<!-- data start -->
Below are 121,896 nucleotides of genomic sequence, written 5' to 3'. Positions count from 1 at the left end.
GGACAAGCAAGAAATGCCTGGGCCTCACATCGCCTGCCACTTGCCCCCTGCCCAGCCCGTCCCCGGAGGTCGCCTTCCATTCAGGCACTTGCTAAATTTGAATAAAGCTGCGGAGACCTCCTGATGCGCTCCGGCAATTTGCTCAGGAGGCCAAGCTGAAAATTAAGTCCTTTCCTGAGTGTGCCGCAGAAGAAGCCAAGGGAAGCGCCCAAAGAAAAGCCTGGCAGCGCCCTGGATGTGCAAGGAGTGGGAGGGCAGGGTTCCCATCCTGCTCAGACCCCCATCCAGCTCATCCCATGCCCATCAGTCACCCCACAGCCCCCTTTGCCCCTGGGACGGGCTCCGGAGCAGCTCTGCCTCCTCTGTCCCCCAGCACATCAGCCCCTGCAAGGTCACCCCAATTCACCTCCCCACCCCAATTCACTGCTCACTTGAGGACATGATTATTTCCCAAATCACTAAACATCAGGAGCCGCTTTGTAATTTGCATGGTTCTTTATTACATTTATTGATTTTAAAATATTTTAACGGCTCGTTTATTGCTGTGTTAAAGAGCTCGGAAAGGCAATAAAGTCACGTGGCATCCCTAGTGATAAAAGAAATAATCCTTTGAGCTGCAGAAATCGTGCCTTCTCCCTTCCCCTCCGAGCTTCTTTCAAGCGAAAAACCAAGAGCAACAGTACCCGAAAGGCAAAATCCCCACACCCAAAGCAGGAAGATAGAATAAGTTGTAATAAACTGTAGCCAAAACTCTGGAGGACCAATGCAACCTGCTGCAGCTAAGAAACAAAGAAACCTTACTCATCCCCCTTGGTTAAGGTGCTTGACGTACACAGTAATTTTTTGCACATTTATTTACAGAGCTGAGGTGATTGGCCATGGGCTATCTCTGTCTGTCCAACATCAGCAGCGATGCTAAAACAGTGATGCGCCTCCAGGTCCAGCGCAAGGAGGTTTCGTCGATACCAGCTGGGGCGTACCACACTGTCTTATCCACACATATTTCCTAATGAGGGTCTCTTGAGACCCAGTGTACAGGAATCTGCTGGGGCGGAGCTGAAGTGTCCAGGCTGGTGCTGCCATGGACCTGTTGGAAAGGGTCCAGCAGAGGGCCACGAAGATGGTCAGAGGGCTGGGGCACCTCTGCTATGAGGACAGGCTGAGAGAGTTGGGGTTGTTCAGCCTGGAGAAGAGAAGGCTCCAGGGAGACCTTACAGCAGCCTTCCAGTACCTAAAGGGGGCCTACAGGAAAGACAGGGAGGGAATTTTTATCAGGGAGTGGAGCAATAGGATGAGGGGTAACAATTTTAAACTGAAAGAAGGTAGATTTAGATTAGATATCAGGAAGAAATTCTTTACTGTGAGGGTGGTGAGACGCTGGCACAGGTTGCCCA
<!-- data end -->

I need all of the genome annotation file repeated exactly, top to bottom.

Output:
Below are 121,896 nucleotides of genomic sequence, written 5' to 3'. Positions count from 1 at the left end.
GGACAAGCAAGAAATGCCTGGGCCTCACATCGCCTGCCACTTGCCCCCTGCCCAGCCCGTCCCCGGAGGTCGCCTTCCATTCAGGCACTTGCTAAATTTGAATAAAGCTGCGGAGACCTCCTGATGCGCTCCGGCAATTTGCTCAGGAGGCCAAGCTGAAAATTAAGTCCTTTCCTGAGTGTGCCGCAGAAGAAGCCAAGGGAAGCGCCCAAAGAAAAGCCTGGCAGCGCCCTGGATGTGCAAGGAGTGGGAGGGCAGGGTTCCCATCCTGCTCAGACCCCCATCCAGCTCATCCCATGCCCATCAGTCACCCCACAGCCCCCTTTGCCCCTGGGACGGGCTCCGGAGCAGCTCTGCCTCCTCTGTCCCCCAGCACATCAGCCCCTGCAAGGTCACCCCAATTCACCTCCCCACCCCAATTCACTGCTCACTTGAGGACATGATTATTTCCCAAATCACTAAACATCAGGAGCCGCTTTGTAATTTGCATGGTTCTTTATTACATTTATTGATTTTAAAATATTTTAACGGCTCGTTTATTGCTGTGTTAAAGAGCTCGGAAAGGCAATAAAGTCACGTGGCATCCCTAGTGATAAAAGAAATAATCCTTTGAGCTGCAGAAATCGTGCCTTCTCCCTTCCCCTCCGAGCTTCTTTCAAGCGAAAAACCAAGAGCAACAGTACCCGAAAGGCAAAATCCCCACACCCAAAGCAGGAAGATAGAATAAGTTGTAATAAACTGTAGCCAAAACTCTGGAGGACCAATGCAACCTGCTGCAGCTAAGAAACAAAGAAACCTTACTCATCCCCCTTGGTTAAGGTGCTTGACGTACACAGTAATTTTTTGCACATTTATTTACAGAGCTGAGGTGATTGGCCATGGGCTATCTCTGTCTGTCCAACATCAGCAGCGATGCTAAAACAGTGATGCGCCTCCAGGTCCAGCGCAAGGAGGTTTCGTCGATACCAGCTGGGGCGTACCACACTGTCTTATCCACACATATTTCCTAATGAGGGTCTCTTGAGACCCAGTGTACAGGAATCTGCTGGGGCGGAGCTGAAGTGTCCAGGCTGGTGCTGCCATGGACCTGTTGGAAAGGGTCCAGCAGAGGGCCACGAAGATGGTCAGAGGGCTGGGGCACCTCTGCTATGAGGACAGGCTGAGAGAGTTGGGGTTGTTCAGCCTGGAGAAGAGAAGGCTCCAGGGAGACCTTACAGCAGCCTTCCAGTACCTAAAGGGGGCCTACAGGAAAGACAGGGAGGGAATTTTTATCAGGGAGTGGAGCAATAGGATGAGGGGTAACAATTTTAAACTGAAAGAAGGTAGATTTAGATTAGATATCAGGAAGAAATTCTTTACTGTGAGGGTGGTGAGACGCTGGCACAGGTTGCCCA